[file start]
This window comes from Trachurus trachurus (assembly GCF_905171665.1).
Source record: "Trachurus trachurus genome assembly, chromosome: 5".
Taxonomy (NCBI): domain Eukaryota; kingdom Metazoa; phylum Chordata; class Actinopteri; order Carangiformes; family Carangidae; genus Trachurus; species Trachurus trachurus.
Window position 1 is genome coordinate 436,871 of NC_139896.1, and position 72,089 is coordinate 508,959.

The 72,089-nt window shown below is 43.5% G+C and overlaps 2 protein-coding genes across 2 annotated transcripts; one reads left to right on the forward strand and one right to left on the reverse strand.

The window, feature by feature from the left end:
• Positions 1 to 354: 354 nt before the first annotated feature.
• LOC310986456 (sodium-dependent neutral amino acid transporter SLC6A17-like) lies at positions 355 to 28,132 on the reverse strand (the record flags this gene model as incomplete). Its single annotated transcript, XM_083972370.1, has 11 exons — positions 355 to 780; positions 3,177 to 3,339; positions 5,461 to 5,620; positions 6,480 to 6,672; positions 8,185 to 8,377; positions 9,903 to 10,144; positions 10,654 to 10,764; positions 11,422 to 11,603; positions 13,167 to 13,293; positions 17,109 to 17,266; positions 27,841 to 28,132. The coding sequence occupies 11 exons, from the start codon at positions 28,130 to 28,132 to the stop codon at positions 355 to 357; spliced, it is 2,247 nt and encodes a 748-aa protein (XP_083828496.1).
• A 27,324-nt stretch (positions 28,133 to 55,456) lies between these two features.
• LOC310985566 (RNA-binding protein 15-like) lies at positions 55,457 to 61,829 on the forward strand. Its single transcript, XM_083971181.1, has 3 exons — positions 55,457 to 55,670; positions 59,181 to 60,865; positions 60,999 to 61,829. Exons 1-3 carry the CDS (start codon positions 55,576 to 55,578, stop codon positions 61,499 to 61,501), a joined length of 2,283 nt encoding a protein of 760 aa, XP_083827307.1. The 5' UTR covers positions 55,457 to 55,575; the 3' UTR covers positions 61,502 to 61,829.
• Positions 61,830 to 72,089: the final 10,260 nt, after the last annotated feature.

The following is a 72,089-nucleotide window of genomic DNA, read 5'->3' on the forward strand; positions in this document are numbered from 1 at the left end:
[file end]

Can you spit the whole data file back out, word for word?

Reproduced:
This window comes from Trachurus trachurus (assembly GCF_905171665.1).
Source record: "Trachurus trachurus genome assembly, chromosome: 5".
Taxonomy (NCBI): domain Eukaryota; kingdom Metazoa; phylum Chordata; class Actinopteri; order Carangiformes; family Carangidae; genus Trachurus; species Trachurus trachurus.
Window position 1 is genome coordinate 436,871 of NC_139896.1, and position 72,089 is coordinate 508,959.

The 72,089-nt window shown below is 43.5% G+C and overlaps 2 protein-coding genes across 2 annotated transcripts; one reads left to right on the forward strand and one right to left on the reverse strand.

The window, feature by feature from the left end:
• Positions 1 to 354: 354 nt before the first annotated feature.
• LOC310986456 (sodium-dependent neutral amino acid transporter SLC6A17-like) lies at positions 355 to 28,132 on the reverse strand (the record flags this gene model as incomplete). Its single annotated transcript, XM_083972370.1, has 11 exons — positions 355 to 780; positions 3,177 to 3,339; positions 5,461 to 5,620; positions 6,480 to 6,672; positions 8,185 to 8,377; positions 9,903 to 10,144; positions 10,654 to 10,764; positions 11,422 to 11,603; positions 13,167 to 13,293; positions 17,109 to 17,266; positions 27,841 to 28,132. The coding sequence occupies 11 exons, from the start codon at positions 28,130 to 28,132 to the stop codon at positions 355 to 357; spliced, it is 2,247 nt and encodes a 748-aa protein (XP_083828496.1).
• A 27,324-nt stretch (positions 28,133 to 55,456) lies between these two features.
• LOC310985566 (RNA-binding protein 15-like) lies at positions 55,457 to 61,829 on the forward strand. Its single transcript, XM_083971181.1, has 3 exons — positions 55,457 to 55,670; positions 59,181 to 60,865; positions 60,999 to 61,829. Exons 1-3 carry the CDS (start codon positions 55,576 to 55,578, stop codon positions 61,499 to 61,501), a joined length of 2,283 nt encoding a protein of 760 aa, XP_083827307.1. The 5' UTR covers positions 55,457 to 55,575; the 3' UTR covers positions 61,502 to 61,829.
• Positions 61,830 to 72,089: the final 10,260 nt, after the last annotated feature.

The following is a 72,089-nucleotide window of genomic DNA, read 5'->3' on the forward strand; positions in this document are numbered from 1 at the left end: